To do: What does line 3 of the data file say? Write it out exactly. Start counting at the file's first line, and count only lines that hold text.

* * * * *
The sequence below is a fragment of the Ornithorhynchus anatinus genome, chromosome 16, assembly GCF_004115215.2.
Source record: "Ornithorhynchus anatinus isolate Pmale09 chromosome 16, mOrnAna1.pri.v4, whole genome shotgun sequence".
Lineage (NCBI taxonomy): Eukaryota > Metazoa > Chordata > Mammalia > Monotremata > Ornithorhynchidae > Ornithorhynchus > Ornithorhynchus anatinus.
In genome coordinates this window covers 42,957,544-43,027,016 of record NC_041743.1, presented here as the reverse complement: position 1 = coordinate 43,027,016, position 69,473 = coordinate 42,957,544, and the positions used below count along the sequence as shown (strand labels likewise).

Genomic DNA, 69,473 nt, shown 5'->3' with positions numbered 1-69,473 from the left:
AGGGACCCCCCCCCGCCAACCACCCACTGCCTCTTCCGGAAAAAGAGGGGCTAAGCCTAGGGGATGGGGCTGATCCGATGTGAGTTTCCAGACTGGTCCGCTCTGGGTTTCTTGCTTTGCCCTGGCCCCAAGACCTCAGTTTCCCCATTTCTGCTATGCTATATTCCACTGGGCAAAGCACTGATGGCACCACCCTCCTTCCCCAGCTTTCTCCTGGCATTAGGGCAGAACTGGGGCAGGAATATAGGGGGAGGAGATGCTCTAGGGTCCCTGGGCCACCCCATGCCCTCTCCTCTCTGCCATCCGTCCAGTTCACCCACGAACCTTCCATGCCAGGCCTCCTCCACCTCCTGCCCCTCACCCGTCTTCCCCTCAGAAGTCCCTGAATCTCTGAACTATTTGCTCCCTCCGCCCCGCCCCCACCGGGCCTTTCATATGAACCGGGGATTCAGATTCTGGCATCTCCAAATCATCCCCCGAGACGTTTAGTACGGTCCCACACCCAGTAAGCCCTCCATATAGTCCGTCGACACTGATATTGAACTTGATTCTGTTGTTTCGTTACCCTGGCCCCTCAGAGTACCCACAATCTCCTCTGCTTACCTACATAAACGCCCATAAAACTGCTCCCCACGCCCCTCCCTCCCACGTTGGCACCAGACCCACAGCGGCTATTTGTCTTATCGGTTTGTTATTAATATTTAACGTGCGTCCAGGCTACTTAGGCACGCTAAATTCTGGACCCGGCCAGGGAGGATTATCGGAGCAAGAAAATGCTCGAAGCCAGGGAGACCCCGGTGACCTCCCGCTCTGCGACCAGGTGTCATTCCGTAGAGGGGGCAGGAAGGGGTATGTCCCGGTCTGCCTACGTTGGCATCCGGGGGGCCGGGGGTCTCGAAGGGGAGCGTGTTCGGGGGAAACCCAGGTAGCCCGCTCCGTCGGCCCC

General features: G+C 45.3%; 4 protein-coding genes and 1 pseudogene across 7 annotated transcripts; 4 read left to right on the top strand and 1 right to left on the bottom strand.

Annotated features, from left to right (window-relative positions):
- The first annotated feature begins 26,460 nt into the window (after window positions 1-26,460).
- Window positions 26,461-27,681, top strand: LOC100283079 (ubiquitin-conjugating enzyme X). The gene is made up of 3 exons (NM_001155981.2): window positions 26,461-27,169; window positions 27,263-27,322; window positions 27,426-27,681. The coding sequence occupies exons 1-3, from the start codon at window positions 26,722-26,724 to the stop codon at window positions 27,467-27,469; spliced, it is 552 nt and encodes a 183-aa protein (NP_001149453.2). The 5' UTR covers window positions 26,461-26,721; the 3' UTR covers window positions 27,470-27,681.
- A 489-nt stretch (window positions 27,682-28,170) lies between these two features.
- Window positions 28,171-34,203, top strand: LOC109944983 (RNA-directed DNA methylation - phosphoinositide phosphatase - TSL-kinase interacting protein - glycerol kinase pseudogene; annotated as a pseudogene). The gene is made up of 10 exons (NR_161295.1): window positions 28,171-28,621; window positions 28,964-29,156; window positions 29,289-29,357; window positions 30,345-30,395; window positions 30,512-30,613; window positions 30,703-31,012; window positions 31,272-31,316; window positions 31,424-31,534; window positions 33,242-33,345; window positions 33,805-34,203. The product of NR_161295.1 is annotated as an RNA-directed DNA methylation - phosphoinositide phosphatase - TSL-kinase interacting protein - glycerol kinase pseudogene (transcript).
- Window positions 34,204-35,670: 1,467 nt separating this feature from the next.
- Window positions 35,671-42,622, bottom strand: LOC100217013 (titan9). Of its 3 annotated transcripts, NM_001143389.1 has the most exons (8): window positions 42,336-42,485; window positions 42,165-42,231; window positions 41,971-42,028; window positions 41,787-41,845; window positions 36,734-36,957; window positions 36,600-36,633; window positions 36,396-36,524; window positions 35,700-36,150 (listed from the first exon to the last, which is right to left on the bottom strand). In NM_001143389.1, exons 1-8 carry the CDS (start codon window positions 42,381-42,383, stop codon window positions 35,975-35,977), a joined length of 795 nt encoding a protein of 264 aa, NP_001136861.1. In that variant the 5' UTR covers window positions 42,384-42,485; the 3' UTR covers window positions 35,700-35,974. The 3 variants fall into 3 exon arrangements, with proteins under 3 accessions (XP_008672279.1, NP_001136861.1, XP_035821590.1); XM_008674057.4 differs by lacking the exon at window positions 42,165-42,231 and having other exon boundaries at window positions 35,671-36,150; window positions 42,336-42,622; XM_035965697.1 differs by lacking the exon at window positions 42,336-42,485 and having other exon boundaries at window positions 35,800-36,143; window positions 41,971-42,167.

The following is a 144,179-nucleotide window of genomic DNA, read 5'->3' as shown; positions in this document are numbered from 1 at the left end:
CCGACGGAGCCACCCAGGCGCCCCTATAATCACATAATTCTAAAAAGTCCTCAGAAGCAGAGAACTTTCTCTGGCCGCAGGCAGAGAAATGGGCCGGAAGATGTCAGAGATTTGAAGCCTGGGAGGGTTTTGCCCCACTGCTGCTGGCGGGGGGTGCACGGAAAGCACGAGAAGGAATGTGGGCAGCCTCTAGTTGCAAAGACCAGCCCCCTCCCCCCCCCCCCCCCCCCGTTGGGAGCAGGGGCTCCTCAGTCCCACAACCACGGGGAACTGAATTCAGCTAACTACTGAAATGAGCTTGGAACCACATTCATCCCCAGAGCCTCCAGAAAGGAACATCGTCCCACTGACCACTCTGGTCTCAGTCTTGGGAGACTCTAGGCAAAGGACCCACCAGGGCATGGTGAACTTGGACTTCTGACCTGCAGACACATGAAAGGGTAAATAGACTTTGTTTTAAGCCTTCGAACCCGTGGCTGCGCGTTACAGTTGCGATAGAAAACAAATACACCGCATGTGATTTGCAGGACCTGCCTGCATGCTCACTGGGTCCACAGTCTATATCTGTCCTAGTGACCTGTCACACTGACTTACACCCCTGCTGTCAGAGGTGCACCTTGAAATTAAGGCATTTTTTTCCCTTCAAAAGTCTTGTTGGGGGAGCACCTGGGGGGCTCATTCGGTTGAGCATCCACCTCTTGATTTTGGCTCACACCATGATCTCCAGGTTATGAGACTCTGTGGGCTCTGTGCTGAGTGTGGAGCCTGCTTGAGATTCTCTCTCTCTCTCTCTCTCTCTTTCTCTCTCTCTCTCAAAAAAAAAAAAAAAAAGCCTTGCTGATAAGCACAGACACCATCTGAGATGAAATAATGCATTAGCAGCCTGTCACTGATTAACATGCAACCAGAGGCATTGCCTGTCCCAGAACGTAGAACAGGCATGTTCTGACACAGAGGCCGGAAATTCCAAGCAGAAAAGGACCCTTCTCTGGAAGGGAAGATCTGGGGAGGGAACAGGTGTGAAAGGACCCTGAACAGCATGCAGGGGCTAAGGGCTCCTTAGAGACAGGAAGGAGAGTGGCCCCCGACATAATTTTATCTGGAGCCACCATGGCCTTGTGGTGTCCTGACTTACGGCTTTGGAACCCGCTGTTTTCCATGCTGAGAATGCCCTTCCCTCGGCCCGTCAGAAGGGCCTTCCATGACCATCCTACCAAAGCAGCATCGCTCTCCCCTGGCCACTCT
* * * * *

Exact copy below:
Lineage (NCBI taxonomy): Eukaryota > Metazoa > Chordata > Mammalia > Monotremata > Ornithorhynchidae > Ornithorhynchus > Ornithorhynchus anatinus.